Lollapalooza Effect: (A Charlie Munger
term) When multiple cognitive biases reinforce one another within a group,
irrational beliefs will take over.
WITH SMALL CUSTOMERS WITH UNPROFITABLE, AVERAGE-ORDER SIZES
When distributors create a Cost-to-ServE (CTS) model to estimate
and rank customers by net-profitability, there are typically two, customer-group
Continue reading 134. The Small-Customer, Small-Order “Lollapalooza Effect”
Charlie Munger, renowned investor, advises: “To become wise you’ve got to have a latticework of models in your head”.
WHY MULTIPLE MODELS?
Research proves our evolutionary brains are riddled with “cognitive biases”. Good for species survival, but bad for innovating service value.
We don’t know, what we don’t know. And, thanks to “confirmation bias”, we prefer to listen to people who share our data-free beliefs. Willful ignorance is common; we humans struggle to cope with too much math reality
Because models are simplifications of reality, they are flawed with blind spots. But, not as flawed as our thinking. And, multiple models can offset the others’ blind spots. Let’s look at some fill-rate models.
THE DOMINANT FINANCIAL LENS
- Inventory is your biggest asset, so turn it faster for a better ROI.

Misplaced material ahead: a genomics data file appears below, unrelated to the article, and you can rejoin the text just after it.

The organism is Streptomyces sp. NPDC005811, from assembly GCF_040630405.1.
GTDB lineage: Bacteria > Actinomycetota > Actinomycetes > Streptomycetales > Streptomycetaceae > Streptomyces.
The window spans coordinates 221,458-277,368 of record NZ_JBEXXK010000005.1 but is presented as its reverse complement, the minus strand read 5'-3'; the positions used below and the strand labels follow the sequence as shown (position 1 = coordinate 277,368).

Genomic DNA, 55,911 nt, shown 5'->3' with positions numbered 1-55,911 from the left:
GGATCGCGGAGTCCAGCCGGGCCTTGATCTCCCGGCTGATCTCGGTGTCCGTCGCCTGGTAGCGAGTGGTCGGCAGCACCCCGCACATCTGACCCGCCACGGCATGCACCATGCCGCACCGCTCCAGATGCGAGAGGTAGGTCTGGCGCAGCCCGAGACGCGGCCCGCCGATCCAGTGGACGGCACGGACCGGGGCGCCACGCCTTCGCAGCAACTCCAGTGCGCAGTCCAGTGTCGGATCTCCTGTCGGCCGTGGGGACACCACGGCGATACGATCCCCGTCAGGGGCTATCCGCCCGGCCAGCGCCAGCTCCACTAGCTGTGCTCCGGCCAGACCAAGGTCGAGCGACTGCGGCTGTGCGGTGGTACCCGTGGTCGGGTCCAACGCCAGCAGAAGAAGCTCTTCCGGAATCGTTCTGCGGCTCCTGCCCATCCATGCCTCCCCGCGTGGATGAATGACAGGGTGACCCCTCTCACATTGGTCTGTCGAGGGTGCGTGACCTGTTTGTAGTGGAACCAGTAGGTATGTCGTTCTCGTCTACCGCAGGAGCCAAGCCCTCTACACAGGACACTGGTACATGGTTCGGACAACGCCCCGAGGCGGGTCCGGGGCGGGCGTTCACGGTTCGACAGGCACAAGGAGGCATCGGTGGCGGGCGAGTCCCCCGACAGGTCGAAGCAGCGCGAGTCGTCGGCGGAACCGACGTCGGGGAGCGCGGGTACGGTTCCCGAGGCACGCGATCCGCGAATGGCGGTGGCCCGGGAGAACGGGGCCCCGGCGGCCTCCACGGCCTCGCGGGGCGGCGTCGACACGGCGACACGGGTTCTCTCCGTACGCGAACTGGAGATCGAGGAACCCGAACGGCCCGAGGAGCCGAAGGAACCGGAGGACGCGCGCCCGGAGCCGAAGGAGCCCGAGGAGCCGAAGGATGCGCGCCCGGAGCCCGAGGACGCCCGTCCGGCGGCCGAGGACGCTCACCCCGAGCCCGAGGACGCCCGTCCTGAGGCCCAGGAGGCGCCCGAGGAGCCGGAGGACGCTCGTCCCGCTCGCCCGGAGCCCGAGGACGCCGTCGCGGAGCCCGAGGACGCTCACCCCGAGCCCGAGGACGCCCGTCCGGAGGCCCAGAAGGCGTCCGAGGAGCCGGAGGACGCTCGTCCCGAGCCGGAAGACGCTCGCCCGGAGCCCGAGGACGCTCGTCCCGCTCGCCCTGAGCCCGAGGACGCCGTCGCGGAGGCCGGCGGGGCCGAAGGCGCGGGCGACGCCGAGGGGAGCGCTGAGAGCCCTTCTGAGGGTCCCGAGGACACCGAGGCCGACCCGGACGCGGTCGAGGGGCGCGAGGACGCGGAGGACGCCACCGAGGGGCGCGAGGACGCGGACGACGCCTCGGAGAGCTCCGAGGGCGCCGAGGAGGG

- Improve two related financial ratios:
GMROI= Warehouse Gross Margin Dollars (divided by) average Inventory Investment.
TURN X EARN (GM%)
- But, slimming inventory reduces fill-rates. What’s the optimal target fill-rate percentage that balances declining service-value to customers with increasing ROI?
- Graph inventory investment vs. fill-rates. Find the sharp bend in the graph where diminishing returns set in. In a classic, hardgoods-distributor case, at 92% fill-rates inventory would need to double to improve fill-rates to 95%? So, target all SKUs for 92%?
- And, fill-rates increase with: knowledgeable substitutions; inter-branch transfers; and back-ordering, non-urgently needed stock outs.
COST-TO-SERVE LENS AT THE LINE-ITEM/SKU LEVEL
- Completing orders with inter-branch transfers and back-orders creates significant operational activity expense. Fatter inventory improves: fill-rates; transactional costs for both distributor and customers; and productivity of your people. All positive trade-offs.
- About 5% of SKUs are super net-profitable. Why not target those for especially high fill-rates?